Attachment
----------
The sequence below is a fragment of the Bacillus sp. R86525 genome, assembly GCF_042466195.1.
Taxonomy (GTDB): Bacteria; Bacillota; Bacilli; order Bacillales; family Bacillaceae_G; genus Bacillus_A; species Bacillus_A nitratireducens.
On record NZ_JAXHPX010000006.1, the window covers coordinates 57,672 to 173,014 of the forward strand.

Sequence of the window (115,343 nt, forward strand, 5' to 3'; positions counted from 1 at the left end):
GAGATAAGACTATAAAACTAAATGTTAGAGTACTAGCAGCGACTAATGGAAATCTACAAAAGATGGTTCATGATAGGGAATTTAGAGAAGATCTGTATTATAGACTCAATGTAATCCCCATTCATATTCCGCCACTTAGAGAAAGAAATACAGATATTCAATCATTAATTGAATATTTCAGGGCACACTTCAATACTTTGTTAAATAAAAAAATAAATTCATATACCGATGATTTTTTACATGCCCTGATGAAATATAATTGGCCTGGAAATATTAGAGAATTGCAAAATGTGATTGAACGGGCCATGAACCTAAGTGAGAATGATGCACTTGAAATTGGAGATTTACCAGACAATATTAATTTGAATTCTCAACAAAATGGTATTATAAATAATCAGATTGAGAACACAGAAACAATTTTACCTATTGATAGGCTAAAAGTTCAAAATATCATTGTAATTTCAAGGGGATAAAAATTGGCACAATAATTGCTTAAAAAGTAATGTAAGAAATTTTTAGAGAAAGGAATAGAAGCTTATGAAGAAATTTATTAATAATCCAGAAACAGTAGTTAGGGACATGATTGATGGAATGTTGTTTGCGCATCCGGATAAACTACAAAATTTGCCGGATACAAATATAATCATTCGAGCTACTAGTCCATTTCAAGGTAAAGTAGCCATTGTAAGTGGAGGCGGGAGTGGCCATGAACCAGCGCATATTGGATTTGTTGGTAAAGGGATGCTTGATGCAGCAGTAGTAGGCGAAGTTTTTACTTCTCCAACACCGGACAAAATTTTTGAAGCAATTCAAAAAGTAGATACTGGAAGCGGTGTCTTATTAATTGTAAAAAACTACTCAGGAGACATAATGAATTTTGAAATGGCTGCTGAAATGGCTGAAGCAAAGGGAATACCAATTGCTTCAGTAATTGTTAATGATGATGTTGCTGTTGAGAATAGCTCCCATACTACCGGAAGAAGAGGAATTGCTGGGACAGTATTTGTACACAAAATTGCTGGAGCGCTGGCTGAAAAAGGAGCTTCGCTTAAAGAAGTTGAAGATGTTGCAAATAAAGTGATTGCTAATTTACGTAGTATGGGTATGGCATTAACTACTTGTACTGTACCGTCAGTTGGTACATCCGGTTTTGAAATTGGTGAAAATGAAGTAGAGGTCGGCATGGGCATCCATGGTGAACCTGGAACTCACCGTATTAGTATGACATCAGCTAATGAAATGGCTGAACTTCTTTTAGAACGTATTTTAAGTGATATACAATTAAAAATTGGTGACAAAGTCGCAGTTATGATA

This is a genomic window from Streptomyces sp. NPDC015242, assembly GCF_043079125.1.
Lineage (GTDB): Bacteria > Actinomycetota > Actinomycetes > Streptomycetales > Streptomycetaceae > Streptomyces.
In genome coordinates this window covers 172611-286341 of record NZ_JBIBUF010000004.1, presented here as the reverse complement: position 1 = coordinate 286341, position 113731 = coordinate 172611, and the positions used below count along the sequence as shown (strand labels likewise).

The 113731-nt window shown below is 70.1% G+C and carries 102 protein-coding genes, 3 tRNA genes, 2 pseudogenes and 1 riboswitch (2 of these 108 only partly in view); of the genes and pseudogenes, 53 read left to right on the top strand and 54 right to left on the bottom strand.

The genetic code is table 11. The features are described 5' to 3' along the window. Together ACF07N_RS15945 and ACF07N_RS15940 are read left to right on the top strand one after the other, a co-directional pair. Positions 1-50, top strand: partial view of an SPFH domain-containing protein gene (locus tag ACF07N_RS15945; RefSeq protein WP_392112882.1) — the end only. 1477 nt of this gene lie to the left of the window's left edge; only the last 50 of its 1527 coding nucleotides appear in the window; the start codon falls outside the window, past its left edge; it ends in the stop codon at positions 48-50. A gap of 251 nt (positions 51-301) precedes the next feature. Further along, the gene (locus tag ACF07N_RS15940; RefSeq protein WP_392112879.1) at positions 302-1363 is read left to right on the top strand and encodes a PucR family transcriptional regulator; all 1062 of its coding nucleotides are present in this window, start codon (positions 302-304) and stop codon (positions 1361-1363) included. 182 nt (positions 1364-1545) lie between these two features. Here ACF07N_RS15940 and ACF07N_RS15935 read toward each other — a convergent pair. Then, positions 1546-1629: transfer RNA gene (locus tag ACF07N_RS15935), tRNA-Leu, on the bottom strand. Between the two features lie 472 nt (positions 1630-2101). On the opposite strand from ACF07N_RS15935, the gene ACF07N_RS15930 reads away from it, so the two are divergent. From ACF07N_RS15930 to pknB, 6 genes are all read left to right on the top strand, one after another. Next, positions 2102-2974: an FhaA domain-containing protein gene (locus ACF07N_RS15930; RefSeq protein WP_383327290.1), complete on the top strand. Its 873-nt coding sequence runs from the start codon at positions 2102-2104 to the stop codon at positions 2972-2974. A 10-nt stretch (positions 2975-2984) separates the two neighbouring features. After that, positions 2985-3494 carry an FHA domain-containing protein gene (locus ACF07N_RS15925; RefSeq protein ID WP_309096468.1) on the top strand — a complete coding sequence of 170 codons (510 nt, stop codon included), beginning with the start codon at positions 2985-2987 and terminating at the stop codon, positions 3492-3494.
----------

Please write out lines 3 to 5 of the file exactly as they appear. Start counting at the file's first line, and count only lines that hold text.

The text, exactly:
On record NZ_JAXHPX010000006.1, the window covers coordinates 57,672 to 173,014 of the forward strand.

Sequence of the window (115,343 nt, forward strand, 5' to 3'; positions counted from 1 at the left end):
GAGATAAGACTATAAAACTAAATGTTAGAGTACTAGCAGCGACTAATGGAAATCTACAAAAGATGGTTCATGATAGGGAATTTAGAGAAGATCTGTATTATAGACTCAATGTAATCCCCATTCATATTCCGCCACTTAGAGAAAGAAATACAGATATTCAATCATTAATTGAATATTTCAGGGCACACTTCAATACTTTGTTAAATAAAAAAATAAATTCATATACCGATGATTTTTTACATGCCCTGATGAAATATAATTGGCCTGGAAATATTAGAGAATTGCAAAATGTGATTGAACGGGCCATGAACCTAAGTGAGAATGATGCACTTGAAATTGGAGATTTACCAGACAATATTAATTTGAATTCTCAACAAAATGGTATTATAAATAATCAGATTGAGAACACAGAAACAATTTTACCTATTGATAGGCTAAAAGTTCAAAATATCATTGTAATTTCAAGGGGATAAAAATTGGCACAATAATTGCTTAAAAAGTAATGTAAGAAATTTTTAGAGAAAGGAATAGAAGCTTATGAAGAAATTTATTAATAATCCAGAAACAGTAGTTAGGGACATGATTGATGGAATGTTGTTTGCGCATCCGGATAAACTACAAAATTTGCCGGATACAAATATAATCATTCGAGCTACTAGTCCATTTCAAGGTAAAGTAGCCATTGTAAGTGGAGGCGGGAGTGGCCATGAACCAGCGCATATTGGATTTGTTGGTAAAGGGATGCTTGATGCAGCAGTAGTAGGCGAAGTTTTTACTTCTCCAACACCGGACAAAATTTTTGAAGCAATTCAAAAAGTAGATACTGGAAGCGGTGTCTTATTAATTGTAAAAAACTACTCAGGAGACATAATGAATTTTGAAATGGCTGCTGAAATGGCTGAAGCAAAGGGAATACCAATTGCTTCAGTAATTGTTAATGATGATGTTGCTGTTGAGAATAGCTCCCATACTACCGGAAGAAGAGGAATTGCTGGGACAGTATTTGTACACAAAATTGCTGGAGCGCTGGCTGAAAAAGGAGCTTCGCTTAAAGAAGTTGAAGATGTTGCAAATAAAGTGATTGCTAATTTACGTAGTATGGGTATGGCATTAACTACTTGTACTGTACCGTCAGTTGGTACATCCGGTTTTGAAATTGGTGAAAATGAAGTAGAGGTCGGCATGGGCATCCATGGTGAACCTGGAACTCACCGTATTAGTATGACATCAGCTAATGAAATGGCTGAACTTCTTTTAGAACGTATTTTAAGTGATATACAATTAAAAATTGGTGACAAAGTCGCAGTTATGATA